The New Year has arrived and as expected, with events occurring at accelerating rates around the world which impact on us individually as well as in business. Speed of information has become an innate part of today’s communication.  Immediate response has become an expectation. This for the most part is a great thing – we are stronger as a global community because of our ability to access information, and engage, quickly.

What concerns me, however, is that it is not just information that is speedily moving through the wires. Opinion, judgment and critique are magnifying messages being received not just in their numbers, but also in their interpretations. These interpretations can, very often, bring about dangerous assertions, accusations, assumptions, and influences. With such volume and pace of information, too frequently fact and fiction collide.

I rang in 2015 in Cape Town, South Africa. During my time here, I have frequently been reminded of this dangerous phenomenon, baseless hype intensifies stories and in cyberspace falsehoods abound.

Since my arrival here, I have been repeatedly asked by many South Africans of the insanity that has occurred around the tragic Ebola breakout in West Africa and the misinformation around it and the global response, or lack thereof. Unqualified fear and panic by people across the globe, branding anyone coming from Africa as dangerous, even those risking their lives to help those in need of medical care, severely hindered our ability as a global community to focus our efforts and help. In the insanity – as the story spread in the media and on social media, ever-increasing disregard was given to the underlying facts of realities of transmission and geographic distances. Those trying to provide the facts were drowned out by the volume of noise – and often attacked when their views didn’t support and build the ‘story’. It is clear to see, and feel, how we are now becoming citizens in a world communicating at a level of speed that can only be defined as ‘hysteria’.

Another incident brought this reality even closer to home. As happens during peak holiday seasons, restaurant reservations can, and do go awry. In this common flurry of bookings busyness, a straightforward service error at one of our hotels bizarrely became branded as a racist incident. The fact is this had absolutely nothing to do with discrimination. Still, by categorising this with an important social ‘hot button’ make for good storytelling by those who gave little concern to the facts, but deemed themselves a ‘victim’, thereby in fact diminishing this significant issue. What I witnessed was an open environment for commentary of those uninvolved yet of strong opinion, and a communications fire was ignited.

In such cases, the real story gets lost. This is why in the final analysis everyone loses. The debate drags everyone involved back into conflict, difference, and society as a whole is divided. In this particular case, the allegations hurt deeply as our family has spent a lifetime, literally, building businesses grounded in ethics, equal opportunity, and transparency.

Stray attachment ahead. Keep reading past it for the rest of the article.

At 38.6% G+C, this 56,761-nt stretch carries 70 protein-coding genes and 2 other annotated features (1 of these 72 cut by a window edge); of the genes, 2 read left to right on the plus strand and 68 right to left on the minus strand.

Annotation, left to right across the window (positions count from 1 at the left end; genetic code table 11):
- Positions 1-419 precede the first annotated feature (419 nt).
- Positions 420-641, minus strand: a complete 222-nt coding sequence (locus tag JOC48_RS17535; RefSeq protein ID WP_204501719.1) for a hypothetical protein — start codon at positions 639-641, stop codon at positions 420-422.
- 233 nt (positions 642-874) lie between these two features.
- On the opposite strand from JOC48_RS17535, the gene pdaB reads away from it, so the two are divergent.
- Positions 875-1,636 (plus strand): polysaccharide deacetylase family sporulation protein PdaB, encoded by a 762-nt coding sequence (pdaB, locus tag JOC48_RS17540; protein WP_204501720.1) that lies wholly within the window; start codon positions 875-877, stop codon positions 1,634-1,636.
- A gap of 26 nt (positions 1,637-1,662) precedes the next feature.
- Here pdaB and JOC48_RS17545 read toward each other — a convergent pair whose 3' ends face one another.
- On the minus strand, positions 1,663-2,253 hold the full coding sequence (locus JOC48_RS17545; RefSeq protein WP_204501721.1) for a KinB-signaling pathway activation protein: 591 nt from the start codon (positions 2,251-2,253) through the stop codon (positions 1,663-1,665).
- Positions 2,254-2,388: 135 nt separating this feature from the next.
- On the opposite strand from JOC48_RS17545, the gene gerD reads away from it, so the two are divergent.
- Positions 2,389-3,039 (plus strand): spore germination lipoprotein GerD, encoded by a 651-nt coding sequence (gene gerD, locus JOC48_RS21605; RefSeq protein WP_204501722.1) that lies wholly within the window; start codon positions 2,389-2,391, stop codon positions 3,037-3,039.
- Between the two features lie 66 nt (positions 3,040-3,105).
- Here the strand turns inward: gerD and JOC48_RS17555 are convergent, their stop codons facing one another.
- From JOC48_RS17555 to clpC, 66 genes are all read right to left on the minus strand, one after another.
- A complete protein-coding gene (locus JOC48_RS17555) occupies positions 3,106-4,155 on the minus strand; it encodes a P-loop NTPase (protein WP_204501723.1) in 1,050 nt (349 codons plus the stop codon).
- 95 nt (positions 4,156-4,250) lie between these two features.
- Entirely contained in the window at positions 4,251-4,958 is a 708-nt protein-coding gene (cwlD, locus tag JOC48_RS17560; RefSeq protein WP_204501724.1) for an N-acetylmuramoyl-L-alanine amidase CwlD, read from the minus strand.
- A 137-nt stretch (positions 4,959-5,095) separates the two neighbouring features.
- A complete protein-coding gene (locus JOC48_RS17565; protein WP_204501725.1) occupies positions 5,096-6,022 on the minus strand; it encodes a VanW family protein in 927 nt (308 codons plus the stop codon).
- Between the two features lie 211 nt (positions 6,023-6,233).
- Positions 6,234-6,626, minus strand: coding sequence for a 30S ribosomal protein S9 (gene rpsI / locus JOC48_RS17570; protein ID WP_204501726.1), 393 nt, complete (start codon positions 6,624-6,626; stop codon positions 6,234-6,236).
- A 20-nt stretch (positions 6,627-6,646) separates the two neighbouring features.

How has this happened?

When I pause, my own thoughts turn to question how we have traded off honesty and integrity of our communication in return for speed of response, and I keep coming back to the same conclusion; the source of the problem is actually in our hands, each and every one of us.

‘Media’ is a generic term describing a means of mass communication. Essential within any media format, be it mainstream or more independent media, is the use of common sense. Major media networks have a job – to gain viewership. Some do it through commitment to communicating the truth behind a story. Others choose to be inflammatory, because that’s what sells. For this reason, even with major, long established media, it is important to read behind the headlines, finding the heart of the story, unfiltered.

Still, it is social media platforms – Twitter and Facebook for example, that are at the centre of the information storm we all face. Where once there was only traditional media conveying information that was deemed ‘need to know’ (and which they had first verified), social media has unlocked a world of citizen journalism that allows each and every one of us to be ‘the media’. Inherently unverified, social media has enabled us to share fact and fiction, information and opinion, with the click of a keystroke on our mobile phones, our tablets, and our laptops. Often underestimating or disregarding the potential effect and consequences.

Sadly, this power to immediately say what one thinks others need to know, the ease of spreading a story (verified or not), and the rush of ego that comes with seeing one’s name and comments online, has created a global society of unfiltered, unapologetic, often unconsidered opinion. Social media has become hurtfully unsocial. I know that everyone has a voice, but maybe everyone shouldn’t have a voice – for it’s a responsibility.

What should we do with this damaging, and at times irresponsible, hastening trend? How can we still the noise, bringing us back to comprehensively audible communication that we can trust, and use for good?

It all comes down to the need to take responsibility for the most powerful resource we all have – our words.

With the new year just beginning, and each new day brings more information, we need to think carefully about what we say, pausing to understand what messages may lie within what we are about to share.

Importantly, we need to once again become comfortable with an important opportunity, the power of silence.

Motto for 2015

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